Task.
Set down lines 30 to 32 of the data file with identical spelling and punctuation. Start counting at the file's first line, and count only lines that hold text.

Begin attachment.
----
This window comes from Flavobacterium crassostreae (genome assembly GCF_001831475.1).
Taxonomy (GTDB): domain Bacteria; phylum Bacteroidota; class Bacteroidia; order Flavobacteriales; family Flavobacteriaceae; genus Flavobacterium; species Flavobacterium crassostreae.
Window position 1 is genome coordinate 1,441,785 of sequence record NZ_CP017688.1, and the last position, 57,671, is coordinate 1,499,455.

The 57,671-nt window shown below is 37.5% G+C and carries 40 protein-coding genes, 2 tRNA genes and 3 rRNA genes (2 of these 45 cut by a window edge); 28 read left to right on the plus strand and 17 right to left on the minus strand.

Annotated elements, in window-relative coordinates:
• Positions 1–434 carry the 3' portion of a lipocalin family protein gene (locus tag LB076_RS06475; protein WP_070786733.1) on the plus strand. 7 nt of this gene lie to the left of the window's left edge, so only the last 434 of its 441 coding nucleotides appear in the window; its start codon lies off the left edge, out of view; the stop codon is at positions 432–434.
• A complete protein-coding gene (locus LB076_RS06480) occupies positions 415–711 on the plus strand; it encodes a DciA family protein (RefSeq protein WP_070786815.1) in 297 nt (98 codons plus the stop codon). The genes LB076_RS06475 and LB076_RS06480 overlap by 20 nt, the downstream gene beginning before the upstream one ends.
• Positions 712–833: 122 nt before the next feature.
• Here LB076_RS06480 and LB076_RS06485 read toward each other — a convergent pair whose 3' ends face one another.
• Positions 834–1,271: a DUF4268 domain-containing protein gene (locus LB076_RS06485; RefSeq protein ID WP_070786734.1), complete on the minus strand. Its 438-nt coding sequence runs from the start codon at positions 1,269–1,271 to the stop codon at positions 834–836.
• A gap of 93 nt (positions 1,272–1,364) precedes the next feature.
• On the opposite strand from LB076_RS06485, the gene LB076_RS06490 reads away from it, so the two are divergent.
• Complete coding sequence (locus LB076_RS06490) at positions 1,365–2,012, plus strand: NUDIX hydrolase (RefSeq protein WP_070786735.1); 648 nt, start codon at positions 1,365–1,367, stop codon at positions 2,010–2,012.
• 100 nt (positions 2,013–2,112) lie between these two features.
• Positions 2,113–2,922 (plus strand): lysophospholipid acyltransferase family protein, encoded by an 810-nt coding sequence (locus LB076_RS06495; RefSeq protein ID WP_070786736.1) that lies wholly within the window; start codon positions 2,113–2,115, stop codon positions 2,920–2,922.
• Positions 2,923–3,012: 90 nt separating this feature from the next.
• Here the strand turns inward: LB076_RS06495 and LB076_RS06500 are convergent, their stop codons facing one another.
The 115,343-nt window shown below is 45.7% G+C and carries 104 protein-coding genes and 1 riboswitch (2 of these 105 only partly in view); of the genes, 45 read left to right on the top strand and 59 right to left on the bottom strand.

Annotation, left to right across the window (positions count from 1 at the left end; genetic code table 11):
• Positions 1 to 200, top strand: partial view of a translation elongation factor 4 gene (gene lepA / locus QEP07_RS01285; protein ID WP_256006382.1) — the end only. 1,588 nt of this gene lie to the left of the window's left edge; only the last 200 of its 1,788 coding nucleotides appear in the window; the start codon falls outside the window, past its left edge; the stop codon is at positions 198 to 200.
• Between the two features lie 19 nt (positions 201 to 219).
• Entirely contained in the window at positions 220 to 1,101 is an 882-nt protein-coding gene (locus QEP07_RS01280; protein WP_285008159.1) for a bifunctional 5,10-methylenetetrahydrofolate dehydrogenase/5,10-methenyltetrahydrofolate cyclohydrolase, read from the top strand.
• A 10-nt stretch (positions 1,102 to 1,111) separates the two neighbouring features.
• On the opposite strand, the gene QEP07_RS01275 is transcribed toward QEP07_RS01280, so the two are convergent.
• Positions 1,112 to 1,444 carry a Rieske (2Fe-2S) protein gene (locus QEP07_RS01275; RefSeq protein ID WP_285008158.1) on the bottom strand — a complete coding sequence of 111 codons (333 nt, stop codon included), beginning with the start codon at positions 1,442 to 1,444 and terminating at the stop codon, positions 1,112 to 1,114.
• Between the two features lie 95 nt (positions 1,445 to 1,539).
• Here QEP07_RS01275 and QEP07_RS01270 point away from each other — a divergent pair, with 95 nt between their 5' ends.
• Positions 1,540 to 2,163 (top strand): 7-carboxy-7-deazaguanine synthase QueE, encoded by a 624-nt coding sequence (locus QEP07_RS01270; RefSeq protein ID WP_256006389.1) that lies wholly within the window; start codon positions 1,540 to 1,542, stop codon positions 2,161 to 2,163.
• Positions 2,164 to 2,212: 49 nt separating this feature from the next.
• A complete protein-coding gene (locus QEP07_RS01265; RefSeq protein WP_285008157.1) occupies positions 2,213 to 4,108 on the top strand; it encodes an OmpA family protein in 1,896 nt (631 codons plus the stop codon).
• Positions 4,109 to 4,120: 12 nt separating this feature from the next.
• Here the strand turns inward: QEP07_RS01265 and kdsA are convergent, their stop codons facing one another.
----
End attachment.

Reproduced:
• A complete protein-coding gene (locus QEP07_RS01265; RefSeq protein WP_285008157.1) occupies positions 2,213 to 4,108 on the top strand; it encodes an OmpA family protein in 1,896 nt (631 codons plus the stop codon).
• Positions 4,109 to 4,120: 12 nt separating this feature from the next.
• Here the strand turns inward: QEP07_RS01265 and kdsA are convergent, their stop codons facing one another.